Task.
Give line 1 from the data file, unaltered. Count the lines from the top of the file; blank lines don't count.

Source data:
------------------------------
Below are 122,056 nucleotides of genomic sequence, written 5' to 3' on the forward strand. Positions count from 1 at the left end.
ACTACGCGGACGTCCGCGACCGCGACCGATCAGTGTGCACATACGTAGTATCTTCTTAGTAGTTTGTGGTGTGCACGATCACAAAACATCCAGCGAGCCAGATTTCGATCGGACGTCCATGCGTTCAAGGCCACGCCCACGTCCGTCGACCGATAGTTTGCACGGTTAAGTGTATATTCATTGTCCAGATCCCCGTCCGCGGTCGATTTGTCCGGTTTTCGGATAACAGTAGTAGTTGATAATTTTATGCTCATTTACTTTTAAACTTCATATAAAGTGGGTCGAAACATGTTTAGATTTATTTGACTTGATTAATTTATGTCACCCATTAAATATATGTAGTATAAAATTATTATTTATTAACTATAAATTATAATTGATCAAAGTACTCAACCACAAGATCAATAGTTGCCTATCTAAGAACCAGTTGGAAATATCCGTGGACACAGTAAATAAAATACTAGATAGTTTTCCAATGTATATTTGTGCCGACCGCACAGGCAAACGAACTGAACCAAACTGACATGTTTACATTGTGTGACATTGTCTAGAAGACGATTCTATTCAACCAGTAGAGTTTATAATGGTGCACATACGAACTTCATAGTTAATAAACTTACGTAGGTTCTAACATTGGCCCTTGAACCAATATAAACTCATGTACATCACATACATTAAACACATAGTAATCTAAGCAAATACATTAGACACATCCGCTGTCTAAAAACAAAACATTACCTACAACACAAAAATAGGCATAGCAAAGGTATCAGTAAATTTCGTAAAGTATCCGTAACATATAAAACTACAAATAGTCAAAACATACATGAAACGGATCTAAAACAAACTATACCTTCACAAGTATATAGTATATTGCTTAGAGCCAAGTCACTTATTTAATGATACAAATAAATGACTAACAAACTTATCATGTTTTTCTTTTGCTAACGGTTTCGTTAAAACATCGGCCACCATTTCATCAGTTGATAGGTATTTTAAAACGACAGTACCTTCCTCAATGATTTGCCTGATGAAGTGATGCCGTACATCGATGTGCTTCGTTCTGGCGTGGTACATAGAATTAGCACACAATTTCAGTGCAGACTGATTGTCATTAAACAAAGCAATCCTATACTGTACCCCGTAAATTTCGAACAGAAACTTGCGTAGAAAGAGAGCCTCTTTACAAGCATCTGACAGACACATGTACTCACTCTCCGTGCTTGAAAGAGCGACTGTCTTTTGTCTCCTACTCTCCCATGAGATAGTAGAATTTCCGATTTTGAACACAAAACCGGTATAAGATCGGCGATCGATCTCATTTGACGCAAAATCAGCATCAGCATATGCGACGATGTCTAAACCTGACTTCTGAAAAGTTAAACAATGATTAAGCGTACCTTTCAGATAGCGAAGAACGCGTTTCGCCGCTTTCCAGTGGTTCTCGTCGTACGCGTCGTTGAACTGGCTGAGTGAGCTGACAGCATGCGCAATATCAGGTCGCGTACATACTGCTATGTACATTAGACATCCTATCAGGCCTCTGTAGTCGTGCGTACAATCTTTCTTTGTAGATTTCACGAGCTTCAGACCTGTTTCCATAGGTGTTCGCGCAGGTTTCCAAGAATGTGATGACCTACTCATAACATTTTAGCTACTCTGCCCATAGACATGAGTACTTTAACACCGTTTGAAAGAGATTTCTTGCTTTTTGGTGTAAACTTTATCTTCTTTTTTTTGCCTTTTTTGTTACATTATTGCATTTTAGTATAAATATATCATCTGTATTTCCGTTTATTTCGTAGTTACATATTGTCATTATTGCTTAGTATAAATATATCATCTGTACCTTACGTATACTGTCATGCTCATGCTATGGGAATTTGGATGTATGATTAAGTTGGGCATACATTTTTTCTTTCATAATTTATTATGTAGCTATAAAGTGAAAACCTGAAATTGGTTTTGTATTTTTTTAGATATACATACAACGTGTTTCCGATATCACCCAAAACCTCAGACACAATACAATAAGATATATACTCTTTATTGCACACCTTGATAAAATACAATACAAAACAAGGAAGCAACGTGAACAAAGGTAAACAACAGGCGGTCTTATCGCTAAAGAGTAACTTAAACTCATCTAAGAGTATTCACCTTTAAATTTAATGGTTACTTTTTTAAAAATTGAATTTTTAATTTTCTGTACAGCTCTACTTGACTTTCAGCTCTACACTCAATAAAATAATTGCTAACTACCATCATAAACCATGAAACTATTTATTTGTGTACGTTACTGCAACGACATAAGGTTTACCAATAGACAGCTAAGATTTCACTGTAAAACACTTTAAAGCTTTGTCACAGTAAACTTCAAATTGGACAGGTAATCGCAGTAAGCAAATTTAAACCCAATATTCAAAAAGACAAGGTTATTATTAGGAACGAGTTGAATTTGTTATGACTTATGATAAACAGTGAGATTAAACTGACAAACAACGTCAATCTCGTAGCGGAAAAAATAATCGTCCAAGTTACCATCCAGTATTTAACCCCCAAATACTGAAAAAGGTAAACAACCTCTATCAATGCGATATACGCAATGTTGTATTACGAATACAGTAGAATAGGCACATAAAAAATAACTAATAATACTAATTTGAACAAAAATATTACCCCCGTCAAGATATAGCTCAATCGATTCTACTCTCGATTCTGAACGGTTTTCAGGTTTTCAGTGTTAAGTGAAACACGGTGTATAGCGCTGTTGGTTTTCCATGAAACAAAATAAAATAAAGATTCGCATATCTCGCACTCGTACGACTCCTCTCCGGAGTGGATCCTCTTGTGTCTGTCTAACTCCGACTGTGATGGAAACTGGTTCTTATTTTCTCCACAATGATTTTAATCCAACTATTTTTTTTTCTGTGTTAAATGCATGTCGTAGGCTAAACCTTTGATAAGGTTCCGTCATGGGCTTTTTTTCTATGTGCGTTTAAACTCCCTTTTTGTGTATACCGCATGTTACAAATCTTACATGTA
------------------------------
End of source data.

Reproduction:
Below are 122,056 nucleotides of genomic sequence, written 5' to 3' on the forward strand. Positions count from 1 at the left end.